Very few

Pasatiempo - - In Other Words -

of the new paint­ings in Jimi Glea­son’s show Linked by Light are strictly monochro­matic, but at first glance most of them seem to be. They ap­pear to be dom­i­nated by a sin­gle color — green, blue, gold, or sil­ver. But try shift­ing your po­si­tion and mov­ing around them: not only do th­ese colors change, the hues deep­en­ing or light­en­ing, they change dra­mat­i­cally; pearly whites fade into laven­der and blue, and golds fade into green.

The il­lu­sory ef­fects of the pearles­cent acrylics that Glea­son uses in his paint­ings may be what first cap­tures the eye, but more is go­ing on in the paint­ings in terms of com­po­si­tion and tech­nique.

One of the most strik­ing as­pects is their lu­mi­nos­ity, which evokes a sense of light-filled space. The cen­ters of Glea­son’s paint­ings are ghostly and ephemeral, their seem­ing lack of sub­stance con­tra­dicted by the way they are made: with mul­ti­ple lay­ers of paint, in dif­fer­ent colors, spread smoothly over the sur­face with knives. “My paint­ings en­cour­age light,” Glea­son told Pasatiempo. “Take a light-filled cen­ter and blended pearles­cent colors. The emo­tions in my paint­ings are not rep­re­sented solely by ei­ther but im­plied by the com­bi­na­tion of the two. The power of th­ese paint­ings comes from the in­side out, not the out­side in.”

Glea­son, who lives and works in Cal­i­for­nia, spent time work­ing as a photo as­sis­tant in New York, where he be­came in­ter­ested in the chem­i­cal re­ac­tions that oc­cur in de­vel­op­ing Po­laroid film. “I was in­trigued by how Po­laroid chem­i­cals pool around the edges,” said Glea­son, who wanted to cap­ture a sim­i­lar ef­fect us­ing paint. “That was the beginning of my evo­lu­tion as a painter.”

Glea­son was trained as a print­maker at the San Fran­cisco Art In­sti­tute in the mid-1980s. There he learned lithog­ra­phy, a print­mak­ing process that in­volves treat­ing lime­stone sur­faces or an­odized alu­minum plates with poly­mers that re­pel wa­ter and ab­sorb grease-based inks. Fus­ing pro­cesses that are in­her­ent to pho­to­graphic de­vel­op­ment and print­mak­ing, Glea­son has cre­ated a body of work that ref­er­ences th­ese other tech­niques without be­ing too spe­cific or adopt­ing the medi­ums fa­mil­iar to them. No emul­sion or grease or ink is used in them; it’s all done with paint.

In Vaulted, one of the paint­ings in the show, which opens Fri­day, Feb. 19, at Le­wAllen Gal­leries at the Rai­l­yard, one can see the darker edges that frame the com­po­si­tion and how the built-up lay­ers of the lighter colors stand out from the darker pig­ments. The pool­ing colors at the edges lend the com­po­si­tion a dense bor­der that frames the cen­ter, like a win­dow open­ing into luminous space. An­other paint­ing, Un­ti­tled (Yel­low/Blue), is like a trip­tych— a vertical band of blue set be­tween two bands of gold. Each panel has its own frame, and all three frames are at­tached, un­like most trip­ty­chs, in which each com­po­nent hangs sep­a­rately. The treat­ment of the paint, down to the striped pat­tern cre­ated by drag­ging the paint across the sur­face, is uni­form in all three sec­tions. “The whole un­der­body has con­ti­nu­ity,” said Glea­son. “I’m try­ing to frac­ture the plane just by color. I’m try­ing to push the plane but keep the con­ti­nu­ity.”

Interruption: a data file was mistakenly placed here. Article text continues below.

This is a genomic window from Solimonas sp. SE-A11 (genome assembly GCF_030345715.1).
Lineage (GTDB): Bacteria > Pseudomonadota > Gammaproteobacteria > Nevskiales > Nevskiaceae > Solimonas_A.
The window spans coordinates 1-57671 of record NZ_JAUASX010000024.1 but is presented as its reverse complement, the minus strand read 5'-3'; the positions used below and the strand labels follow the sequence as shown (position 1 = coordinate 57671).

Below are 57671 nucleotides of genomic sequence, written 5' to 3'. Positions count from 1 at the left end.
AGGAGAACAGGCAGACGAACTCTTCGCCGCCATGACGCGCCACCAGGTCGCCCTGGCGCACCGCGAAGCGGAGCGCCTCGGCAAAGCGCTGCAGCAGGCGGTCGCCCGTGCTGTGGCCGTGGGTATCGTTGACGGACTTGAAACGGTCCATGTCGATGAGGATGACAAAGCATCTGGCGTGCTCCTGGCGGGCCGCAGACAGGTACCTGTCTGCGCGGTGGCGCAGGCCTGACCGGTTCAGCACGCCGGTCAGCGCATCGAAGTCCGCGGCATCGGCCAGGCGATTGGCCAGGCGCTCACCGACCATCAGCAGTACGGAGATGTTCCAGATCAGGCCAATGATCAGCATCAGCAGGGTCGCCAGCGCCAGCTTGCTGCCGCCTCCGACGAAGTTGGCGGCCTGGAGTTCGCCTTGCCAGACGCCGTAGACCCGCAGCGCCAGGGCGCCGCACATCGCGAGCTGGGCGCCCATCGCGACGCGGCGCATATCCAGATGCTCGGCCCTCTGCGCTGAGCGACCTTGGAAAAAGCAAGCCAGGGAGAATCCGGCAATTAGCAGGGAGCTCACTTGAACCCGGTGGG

An­other trip­tych, called RogueWave, is an ex­am­ple of a dif­fer­ent kind of paint­ing style than that rep­re­sented in Glea­son’s pearles­cent paint­ings. Each panel of RogueWave, two gray and one blue, is uni­form in color, and the tex­ture cre­ated by the ap­pli­ca­tion of the paint lends each a more solid ap­pear­ance than a more opales­cent paint­ing like Vaulted, with its smooth sur­face. The stri­ated pat­tern

in a paint­ing ti­tled Aqua-Trac is more de­fined than the pat­terns in Rogue Wave, but both of th­ese denser paint­ings seem to be more about sur­face tex­ture and its re­flec­tive or ab­sorp­tive qual­i­ties with re­gard to light. In Vaulted, by con­trast, as in Un­ti­tled (Yel­low/Blue), the sur­face ap­pears to emit its own light.

An­other solid-col­ored piece, called Chrome, has a mir­ror­like sur­face that sub­verts what­ever im­age it might re­flect due to the folds and lay­ers in the paint. Though it may be­long more to the sec­ond type of paint­ing in Glea­son’s show, the more monochro­matic Chrome bridges the di­vide be­tween th­ese paint­ings and the pearles­cent ones, still in­cor­po­rat­ing light as a nec­es­sary el­e­ment for its full ef­fect. This makes for what is sure to be a bal­anced show. Even the solid-color paint­ings deepen or lighten in color, de­pend­ing on the an­gle from which they are viewed. In Linked by Light, paint it­self con­veys a sense of mys­tery and emo­tion through the ap­pli­ca­tion of the artist’s tech­nique rather than by his re­ly­ing on rep­re­sen­ta­tive im­agery.

The com­plex in­ter­ac­tions of light, color, and tex­ture that Glea­son brings to his work chal­lenges the no­tion that this is min­i­mal­ist art. The paint­ings are not eas­ily dis­missed as pure trick­ery, be­cause so much de­pends on the bal­ance be­tween the in­te­ri­ors and ex­te­ri­ors of each paint­ing or be­tween two dis­tinct se­ries of paint­ings. They are, ac­cord­ing to the artist, “a vis­ual rid­dle, a frozen mo­ment. They are im­ages that con­tain a cer­tain spirit, some­thing very deep and felt — based on re­al­ity al­though par­al­leled with mys­tery.” ◀

Jimi Glea­son:

Val­ley of Nep­tune,

2010, acrylic on can­vas, 86 x 48 inches

Luminous Value, 2009, acrylic on can­vas on panel, 26 x 26 inches

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